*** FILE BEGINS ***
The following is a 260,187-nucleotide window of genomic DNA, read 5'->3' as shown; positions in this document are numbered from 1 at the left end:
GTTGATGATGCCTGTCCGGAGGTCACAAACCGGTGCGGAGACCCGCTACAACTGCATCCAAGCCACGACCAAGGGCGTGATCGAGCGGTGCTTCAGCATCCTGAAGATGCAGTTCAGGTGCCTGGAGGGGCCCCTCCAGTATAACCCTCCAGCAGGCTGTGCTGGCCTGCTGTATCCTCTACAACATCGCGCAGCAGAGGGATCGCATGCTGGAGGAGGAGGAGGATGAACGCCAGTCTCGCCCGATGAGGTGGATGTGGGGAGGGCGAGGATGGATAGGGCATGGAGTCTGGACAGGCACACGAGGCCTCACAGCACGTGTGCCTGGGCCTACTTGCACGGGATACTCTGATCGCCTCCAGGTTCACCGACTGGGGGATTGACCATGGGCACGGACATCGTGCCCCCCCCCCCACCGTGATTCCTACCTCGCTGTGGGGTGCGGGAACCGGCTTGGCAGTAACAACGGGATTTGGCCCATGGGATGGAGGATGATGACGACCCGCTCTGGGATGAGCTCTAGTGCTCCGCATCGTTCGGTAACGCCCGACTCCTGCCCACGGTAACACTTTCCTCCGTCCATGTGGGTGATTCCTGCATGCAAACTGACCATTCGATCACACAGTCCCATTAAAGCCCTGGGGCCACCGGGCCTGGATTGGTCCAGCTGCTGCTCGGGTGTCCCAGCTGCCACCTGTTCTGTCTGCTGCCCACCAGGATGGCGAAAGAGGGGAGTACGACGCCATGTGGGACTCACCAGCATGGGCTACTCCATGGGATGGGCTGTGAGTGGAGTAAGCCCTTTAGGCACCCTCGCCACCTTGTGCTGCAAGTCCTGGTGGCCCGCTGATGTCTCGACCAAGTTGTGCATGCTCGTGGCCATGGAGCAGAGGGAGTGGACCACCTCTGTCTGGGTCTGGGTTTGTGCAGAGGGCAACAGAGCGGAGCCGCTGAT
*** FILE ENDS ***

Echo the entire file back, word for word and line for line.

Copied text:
The following is a 260,187-nucleotide window of genomic DNA, read 5'->3' as shown; positions in this document are numbered from 1 at the left end:
GTTGATGATGCCTGTCCGGAGGTCACAAACCGGTGCGGAGACCCGCTACAACTGCATCCAAGCCACGACCAAGGGCGTGATCGAGCGGTGCTTCAGCATCCTGAAGATGCAGTTCAGGTGCCTGGAGGGGCCCCTCCAGTATAACCCTCCAGCAGGCTGTGCTGGCCTGCTGTATCCTCTACAACATCGCGCAGCAGAGGGATCGCATGCTGGAGGAGGAGGAGGATGAACGCCAGTCTCGCCCGATGAGGTGGATGTGGGGAGGGCGAGGATGGATAGGGCATGGAGTCTGGACAGGCACACGAGGCCTCACAGCACGTGTGCCTGGGCCTACTTGCACGGGATACTCTGATCGCCTCCAGGTTCACCGACTGGGGGATTGACCATGGGCACGGACATCGTGCCCCCCCCCCCACCGTGATTCCTACCTCGCTGTGGGGTGCGGGAACCGGCTTGGCAGTAACAACGGGATTTGGCCCATGGGATGGAGGATGATGACGACCCGCTCTGGGATGAGCTCTAGTGCTCCGCATCGTTCGGTAACGCCCGACTCCTGCCCACGGTAACACTTTCCTCCGTCCATGTGGGTGATTCCTGCATGCAAACTGACCATTCGATCACACAGTCCCATTAAAGCCCTGGGGCCACCGGGCCTGGATTGGTCCAGCTGCTGCTCGGGTGTCCCAGCTGCCACCTGTTCTGTCTGCTGCCCACCAGGATGGCGAAAGAGGGGAGTACGACGCCATGTGGGACTCACCAGCATGGGCTACTCCATGGGATGGGCTGTGAGTGGAGTAAGCCCTTTAGGCACCCTCGCCACCTTGTGCTGCAAGTCCTGGTGGCCCGCTGATGTCTCGACCAAGTTGTGCATGCTCGTGGCCATGGAGCAGAGGGAGTGGACCACCTCTGTCTGGGTCTGGGTTTGTGCAGAGGGCAACAGAGCGGAGCCGCTGAT